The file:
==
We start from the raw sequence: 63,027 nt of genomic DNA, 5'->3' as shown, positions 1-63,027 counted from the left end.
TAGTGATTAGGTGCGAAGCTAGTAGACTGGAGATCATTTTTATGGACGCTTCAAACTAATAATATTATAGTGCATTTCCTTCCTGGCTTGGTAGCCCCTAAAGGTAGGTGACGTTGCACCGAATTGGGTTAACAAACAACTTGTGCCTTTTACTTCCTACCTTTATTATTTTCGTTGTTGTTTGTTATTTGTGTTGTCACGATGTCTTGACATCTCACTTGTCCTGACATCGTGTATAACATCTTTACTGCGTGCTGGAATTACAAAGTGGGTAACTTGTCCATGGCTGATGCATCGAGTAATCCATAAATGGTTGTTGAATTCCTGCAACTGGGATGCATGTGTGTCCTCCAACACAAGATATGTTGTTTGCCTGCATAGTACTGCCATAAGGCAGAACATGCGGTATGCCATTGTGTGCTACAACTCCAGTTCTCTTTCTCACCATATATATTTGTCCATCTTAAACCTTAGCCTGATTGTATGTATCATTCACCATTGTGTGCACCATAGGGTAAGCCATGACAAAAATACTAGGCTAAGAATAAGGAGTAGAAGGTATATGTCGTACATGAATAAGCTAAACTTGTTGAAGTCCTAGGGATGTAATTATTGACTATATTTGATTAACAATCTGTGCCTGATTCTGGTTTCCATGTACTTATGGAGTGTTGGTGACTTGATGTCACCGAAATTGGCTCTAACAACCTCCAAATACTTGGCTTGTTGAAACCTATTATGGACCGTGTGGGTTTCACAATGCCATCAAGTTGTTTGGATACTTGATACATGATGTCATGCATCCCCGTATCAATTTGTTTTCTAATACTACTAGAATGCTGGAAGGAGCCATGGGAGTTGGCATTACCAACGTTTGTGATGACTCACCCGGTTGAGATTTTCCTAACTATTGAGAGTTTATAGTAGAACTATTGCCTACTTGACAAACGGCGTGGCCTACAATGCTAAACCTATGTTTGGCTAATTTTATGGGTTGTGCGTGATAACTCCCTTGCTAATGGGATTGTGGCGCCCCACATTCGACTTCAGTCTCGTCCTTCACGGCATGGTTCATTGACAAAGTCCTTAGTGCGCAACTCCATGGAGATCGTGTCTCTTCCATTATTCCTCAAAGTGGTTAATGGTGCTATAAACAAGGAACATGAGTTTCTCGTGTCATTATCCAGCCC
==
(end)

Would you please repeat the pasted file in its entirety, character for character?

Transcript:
We start from the raw sequence: 63,027 nt of genomic DNA, 5'->3' as shown, positions 1-63,027 counted from the left end.
TAGTGATTAGGTGCGAAGCTAGTAGACTGGAGATCATTTTTATGGACGCTTCAAACTAATAATATTATAGTGCATTTCCTTCCTGGCTTGGTAGCCCCTAAAGGTAGGTGACGTTGCACCGAATTGGGTTAACAAACAACTTGTGCCTTTTACTTCCTACCTTTATTATTTTCGTTGTTGTTTGTTATTTGTGTTGTCACGATGTCTTGACATCTCACTTGTCCTGACATCGTGTATAACATCTTTACTGCGTGCTGGAATTACAAAGTGGGTAACTTGTCCATGGCTGATGCATCGAGTAATCCATAAATGGTTGTTGAATTCCTGCAACTGGGATGCATGTGTGTCCTCCAACACAAGATATGTTGTTTGCCTGCATAGTACTGCCATAAGGCAGAACATGCGGTATGCCATTGTGTGCTACAACTCCAGTTCTCTTTCTCACCATATATATTTGTCCATCTTAAACCTTAGCCTGATTGTATGTATCATTCACCATTGTGTGCACCATAGGGTAAGCCATGACAAAAATACTAGGCTAAGAATAAGGAGTAGAAGGTATATGTCGTACATGAATAAGCTAAACTTGTTGAAGTCCTAGGGATGTAATTATTGACTATATTTGATTAACAATCTGTGCCTGATTCTGGTTTCCATGTACTTATGGAGTGTTGGTGACTTGATGTCACCGAAATTGGCTCTAACAACCTCCAAATACTTGGCTTGTTGAAACCTATTATGGACCGTGTGGGTTTCACAATGCCATCAAGTTGTTTGGATACTTGATACATGATGTCATGCATCCCCGTATCAATTTGTTTTCTAATACTACTAGAATGCTGGAAGGAGCCATGGGAGTTGGCATTACCAACGTTTGTGATGACTCACCCGGTTGAGATTTTCCTAACTATTGAGAGTTTATAGTAGAACTATTGCCTACTTGACAAACGGCGTGGCCTACAATGCTAAACCTATGTTTGGCTAATTTTATGGGTTGTGCGTGATAACTCCCTTGCTAATGGGATTGTGGCGCCCCACATTCGACTTCAGTCTCGTCCTTCACGGCATGGTTCATTGACAAAGTCCTTAGTGCGCAACTCCATGGAGATCGTGTCTCTTCCATTATTCCTCAAAGTGGTTAATGGTGCTATAAACAAGGAACATGAGTTTCTCGTGTCATTATCCAGCCC